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World History - Primary Documents: Appendix: Databases for World History Primary Sources

This guide contains two bibliographies for research projects using historical primary documents in the field of world history and is for use both by students and faculty; see the Introduction for further details.


The purpose of this supplemental bibliography is to direct world historians to websites and online databases that are rich in diverse primary sources for their own research needs. The main bibliography of this LibGuide details over 200 specific primary documents; this additional list provides fourteen sites that were particularly useful in creating this main bibliography so that other world historians may find the primary sources that match their academic interests.

Most of the sites are freely available to all; some of the databases are available by paid subscription through the Library and hence are free for Moorpark College students.


Each entry contains the following information.

1. Name of database

2. Link to the resource

3. The author(s)/publisher/provider of the site

4. A description of the site as given by the provider

5. A user overview of the site’s strengths and limitations

6. Any special accommodations to enhance accessibility

7. The license or copyright information for the site


Voices of an Era Series

These ZTC sources are available to students for free only if they are provided by the college through a paid subscription.

This resource is a series of books with various editors all subtitled “Contemporary Accounts of Daily Life,” including some of relevance to world historians as follows.

Series provider: Gale Ebooks, ABC CLIO
Overview for use of series:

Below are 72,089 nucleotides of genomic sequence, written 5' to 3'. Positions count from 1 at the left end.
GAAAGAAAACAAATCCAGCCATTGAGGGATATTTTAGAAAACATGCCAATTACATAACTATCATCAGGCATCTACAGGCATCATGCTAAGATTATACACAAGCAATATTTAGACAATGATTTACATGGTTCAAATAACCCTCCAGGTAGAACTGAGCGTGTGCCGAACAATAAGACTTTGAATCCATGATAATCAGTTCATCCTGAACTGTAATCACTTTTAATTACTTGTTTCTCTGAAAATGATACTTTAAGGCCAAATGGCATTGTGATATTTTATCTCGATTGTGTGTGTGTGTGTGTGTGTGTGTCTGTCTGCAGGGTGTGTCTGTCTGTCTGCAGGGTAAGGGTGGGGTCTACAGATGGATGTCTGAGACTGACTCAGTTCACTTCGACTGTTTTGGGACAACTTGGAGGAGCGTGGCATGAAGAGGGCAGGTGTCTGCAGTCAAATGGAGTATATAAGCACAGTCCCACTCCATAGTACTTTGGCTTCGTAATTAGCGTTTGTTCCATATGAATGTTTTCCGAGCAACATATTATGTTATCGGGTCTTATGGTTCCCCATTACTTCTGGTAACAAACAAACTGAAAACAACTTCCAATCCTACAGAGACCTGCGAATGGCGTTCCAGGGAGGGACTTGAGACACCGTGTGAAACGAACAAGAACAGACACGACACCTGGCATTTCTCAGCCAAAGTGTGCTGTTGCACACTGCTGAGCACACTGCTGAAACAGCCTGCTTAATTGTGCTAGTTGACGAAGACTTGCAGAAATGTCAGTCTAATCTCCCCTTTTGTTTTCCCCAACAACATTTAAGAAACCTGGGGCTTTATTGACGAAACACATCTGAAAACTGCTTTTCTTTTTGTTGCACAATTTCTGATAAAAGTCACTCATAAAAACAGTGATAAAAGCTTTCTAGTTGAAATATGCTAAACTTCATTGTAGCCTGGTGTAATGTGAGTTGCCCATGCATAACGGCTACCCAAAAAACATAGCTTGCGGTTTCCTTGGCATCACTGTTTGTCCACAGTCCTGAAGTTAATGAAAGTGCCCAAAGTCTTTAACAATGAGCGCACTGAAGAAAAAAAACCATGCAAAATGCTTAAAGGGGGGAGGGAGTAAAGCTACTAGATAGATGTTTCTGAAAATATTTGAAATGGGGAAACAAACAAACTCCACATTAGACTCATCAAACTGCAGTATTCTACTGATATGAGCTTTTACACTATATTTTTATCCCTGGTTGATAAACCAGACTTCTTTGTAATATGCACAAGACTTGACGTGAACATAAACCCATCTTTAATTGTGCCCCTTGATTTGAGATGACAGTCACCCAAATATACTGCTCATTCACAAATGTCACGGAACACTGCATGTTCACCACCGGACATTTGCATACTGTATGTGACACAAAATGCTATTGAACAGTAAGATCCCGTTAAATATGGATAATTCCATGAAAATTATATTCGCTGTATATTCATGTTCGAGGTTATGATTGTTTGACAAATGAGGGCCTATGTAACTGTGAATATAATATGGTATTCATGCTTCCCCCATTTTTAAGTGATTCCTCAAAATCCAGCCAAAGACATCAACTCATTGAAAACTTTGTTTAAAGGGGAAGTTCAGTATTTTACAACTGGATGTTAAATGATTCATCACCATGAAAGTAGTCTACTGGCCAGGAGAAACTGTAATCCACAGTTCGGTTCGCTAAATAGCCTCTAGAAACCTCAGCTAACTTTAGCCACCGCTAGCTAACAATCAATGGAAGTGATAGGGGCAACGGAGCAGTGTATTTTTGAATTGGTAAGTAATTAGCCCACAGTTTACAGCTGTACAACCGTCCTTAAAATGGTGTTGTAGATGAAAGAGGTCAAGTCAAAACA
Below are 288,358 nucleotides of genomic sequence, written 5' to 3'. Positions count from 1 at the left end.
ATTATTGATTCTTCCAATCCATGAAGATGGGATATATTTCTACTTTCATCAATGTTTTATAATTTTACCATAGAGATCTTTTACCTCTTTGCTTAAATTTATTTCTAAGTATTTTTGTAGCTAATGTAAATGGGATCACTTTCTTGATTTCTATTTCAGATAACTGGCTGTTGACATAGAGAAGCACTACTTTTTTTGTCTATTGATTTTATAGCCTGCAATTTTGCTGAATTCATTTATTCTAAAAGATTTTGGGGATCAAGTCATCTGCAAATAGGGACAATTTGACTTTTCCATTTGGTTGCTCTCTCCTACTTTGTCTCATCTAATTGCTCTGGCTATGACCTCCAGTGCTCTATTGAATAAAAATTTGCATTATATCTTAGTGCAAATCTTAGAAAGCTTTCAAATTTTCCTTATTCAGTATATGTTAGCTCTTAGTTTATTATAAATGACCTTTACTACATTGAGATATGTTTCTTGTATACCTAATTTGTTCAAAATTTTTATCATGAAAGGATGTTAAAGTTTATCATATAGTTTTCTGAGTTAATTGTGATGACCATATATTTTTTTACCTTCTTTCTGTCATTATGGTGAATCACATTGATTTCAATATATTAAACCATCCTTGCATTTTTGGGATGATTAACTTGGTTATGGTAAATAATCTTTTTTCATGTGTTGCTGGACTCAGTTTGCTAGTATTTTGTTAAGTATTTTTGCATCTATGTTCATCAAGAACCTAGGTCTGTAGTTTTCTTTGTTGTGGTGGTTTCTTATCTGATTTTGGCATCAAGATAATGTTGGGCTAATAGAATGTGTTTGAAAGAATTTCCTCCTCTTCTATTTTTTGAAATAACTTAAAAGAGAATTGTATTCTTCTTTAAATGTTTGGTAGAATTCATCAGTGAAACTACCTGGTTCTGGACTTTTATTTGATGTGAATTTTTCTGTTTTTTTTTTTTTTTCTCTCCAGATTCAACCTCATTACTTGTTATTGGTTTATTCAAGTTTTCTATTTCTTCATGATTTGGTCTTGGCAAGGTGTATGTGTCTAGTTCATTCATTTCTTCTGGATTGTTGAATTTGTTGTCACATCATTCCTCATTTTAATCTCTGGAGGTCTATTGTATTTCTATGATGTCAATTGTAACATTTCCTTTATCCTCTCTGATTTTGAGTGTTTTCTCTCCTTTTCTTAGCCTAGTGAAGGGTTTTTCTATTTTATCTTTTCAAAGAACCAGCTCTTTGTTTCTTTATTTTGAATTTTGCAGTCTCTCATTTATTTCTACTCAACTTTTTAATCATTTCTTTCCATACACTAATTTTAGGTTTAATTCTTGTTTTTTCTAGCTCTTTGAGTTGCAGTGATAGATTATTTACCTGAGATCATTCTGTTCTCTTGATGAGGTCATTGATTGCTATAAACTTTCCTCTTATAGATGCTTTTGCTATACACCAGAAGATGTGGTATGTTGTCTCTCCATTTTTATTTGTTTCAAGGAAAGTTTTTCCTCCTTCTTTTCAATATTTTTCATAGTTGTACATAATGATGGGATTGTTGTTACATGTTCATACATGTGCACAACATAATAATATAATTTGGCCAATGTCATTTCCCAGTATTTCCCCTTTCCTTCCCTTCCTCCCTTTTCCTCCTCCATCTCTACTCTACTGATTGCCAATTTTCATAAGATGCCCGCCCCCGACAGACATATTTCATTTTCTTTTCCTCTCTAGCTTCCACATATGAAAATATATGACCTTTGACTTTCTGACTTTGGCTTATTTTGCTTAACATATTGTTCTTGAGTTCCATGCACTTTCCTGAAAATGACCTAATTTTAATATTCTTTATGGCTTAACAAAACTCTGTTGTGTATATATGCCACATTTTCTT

There are many documents to work through in these collections; it helps to open the ‘Content’ link on the landing page of each book first to see all the documents available before opening individual sources.  The document extracts themselves are carefully edited with full notes for comprehension.  Each is introduced with a ‘Keep in Mind as you Read’ section; at the end there are suggested questions and topics to consider along with further places to find out more information.  They also have ‘Aftermath’ sections that provide short supplemental sources to expand on one specific aspect of the documents to bring deeper understanding to the content.
Series accessibility:
No specific accessibility accommodations are provided.
Series copyright: ABC-CLIO, LLC.

Editor: Rosalie David (2014)
This book's 51 documents include schoolboys' letters and exercises, prayers, hymns, love poems, narratives, historical inscriptions, medical and mathematical texts, and religious and funerary inscriptions. Most of the texts are penned by Egyptians, but another perspective is added through the inclusion of commentary about Egypt by the Greek historian Herodotus.”

Editor: David Matz (2012)
This book collects documents from the writings of ancient Greek and Roman authors to provide a glimpse of what life was like in ancient times and to illustrate the relevance of these long-ago civilizations to modern life.”

Editor: Kevin W. Katz (2013)
This resource examines the day-to-day lives of early Christians, as depicted through documented accounts of the period, from the beginning of Christianity through 325 CE.”

Editor: Constantine Nomikos Vaporis (2012)
Based on fresh translations of historical documents, this work offers a revealing look at Japan during the time of the Tokugawa shoguns from 1600-1868, focusing on the day-to-day lives of both the rich and powerful and ordinary citizens.”

Editor: Priscilla Roberts (2012)
This book collects a wide variety of primary-source documents drawn from across the United States, Europe, and Asia that illuminate the events and experiences of World War II, the most devastating war in human history.”